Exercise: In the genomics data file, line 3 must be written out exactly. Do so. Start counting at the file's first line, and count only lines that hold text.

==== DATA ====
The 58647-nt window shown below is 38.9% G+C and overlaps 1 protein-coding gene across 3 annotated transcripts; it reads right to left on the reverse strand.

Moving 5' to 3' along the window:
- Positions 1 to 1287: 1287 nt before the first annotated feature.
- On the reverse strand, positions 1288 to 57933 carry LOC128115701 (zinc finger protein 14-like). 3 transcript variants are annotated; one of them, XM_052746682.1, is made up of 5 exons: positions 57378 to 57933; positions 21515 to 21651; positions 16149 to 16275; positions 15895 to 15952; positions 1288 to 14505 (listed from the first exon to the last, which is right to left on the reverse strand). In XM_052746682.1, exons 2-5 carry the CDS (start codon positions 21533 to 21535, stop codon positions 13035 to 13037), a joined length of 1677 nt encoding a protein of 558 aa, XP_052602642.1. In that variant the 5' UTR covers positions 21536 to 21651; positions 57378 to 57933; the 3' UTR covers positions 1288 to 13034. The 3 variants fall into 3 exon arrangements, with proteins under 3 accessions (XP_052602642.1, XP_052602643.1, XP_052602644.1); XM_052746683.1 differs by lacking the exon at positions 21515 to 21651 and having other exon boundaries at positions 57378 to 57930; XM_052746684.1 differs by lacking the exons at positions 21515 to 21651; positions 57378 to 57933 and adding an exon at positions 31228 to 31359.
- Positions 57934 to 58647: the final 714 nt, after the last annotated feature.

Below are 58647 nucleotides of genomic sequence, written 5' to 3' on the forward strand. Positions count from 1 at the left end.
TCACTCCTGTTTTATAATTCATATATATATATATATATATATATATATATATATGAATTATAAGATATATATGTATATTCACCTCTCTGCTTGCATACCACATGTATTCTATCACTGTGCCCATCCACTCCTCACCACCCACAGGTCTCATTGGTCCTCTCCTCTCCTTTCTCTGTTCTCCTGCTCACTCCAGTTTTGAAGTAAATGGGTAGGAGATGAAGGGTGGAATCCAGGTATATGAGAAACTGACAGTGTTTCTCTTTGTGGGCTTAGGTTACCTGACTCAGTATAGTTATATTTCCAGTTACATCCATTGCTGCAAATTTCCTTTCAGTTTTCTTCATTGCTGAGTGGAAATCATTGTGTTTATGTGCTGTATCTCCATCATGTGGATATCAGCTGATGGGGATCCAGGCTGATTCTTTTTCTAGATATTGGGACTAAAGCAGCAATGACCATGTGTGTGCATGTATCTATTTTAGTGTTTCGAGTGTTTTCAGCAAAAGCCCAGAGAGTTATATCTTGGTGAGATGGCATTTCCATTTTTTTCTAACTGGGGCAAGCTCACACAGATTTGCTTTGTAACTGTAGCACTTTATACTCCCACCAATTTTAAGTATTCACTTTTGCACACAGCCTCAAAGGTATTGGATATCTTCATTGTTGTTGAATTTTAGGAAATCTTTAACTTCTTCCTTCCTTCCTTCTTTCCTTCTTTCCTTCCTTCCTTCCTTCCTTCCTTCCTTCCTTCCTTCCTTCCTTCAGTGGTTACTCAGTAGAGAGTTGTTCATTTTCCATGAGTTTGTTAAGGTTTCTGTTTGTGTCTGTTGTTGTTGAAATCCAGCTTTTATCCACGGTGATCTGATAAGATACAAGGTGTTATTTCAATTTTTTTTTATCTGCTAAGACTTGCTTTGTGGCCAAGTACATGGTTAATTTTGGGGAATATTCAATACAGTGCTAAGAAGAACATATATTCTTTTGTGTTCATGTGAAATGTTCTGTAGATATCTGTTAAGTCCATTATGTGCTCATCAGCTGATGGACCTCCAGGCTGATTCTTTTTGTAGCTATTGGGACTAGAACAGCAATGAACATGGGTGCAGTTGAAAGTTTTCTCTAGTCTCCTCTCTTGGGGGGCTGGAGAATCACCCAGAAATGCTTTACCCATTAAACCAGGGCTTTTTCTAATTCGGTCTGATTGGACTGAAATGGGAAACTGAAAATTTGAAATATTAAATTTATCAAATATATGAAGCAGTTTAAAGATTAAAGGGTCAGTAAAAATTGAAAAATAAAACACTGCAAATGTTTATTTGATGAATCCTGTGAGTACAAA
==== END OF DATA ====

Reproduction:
- Positions 1 to 1287: 1287 nt before the first annotated feature.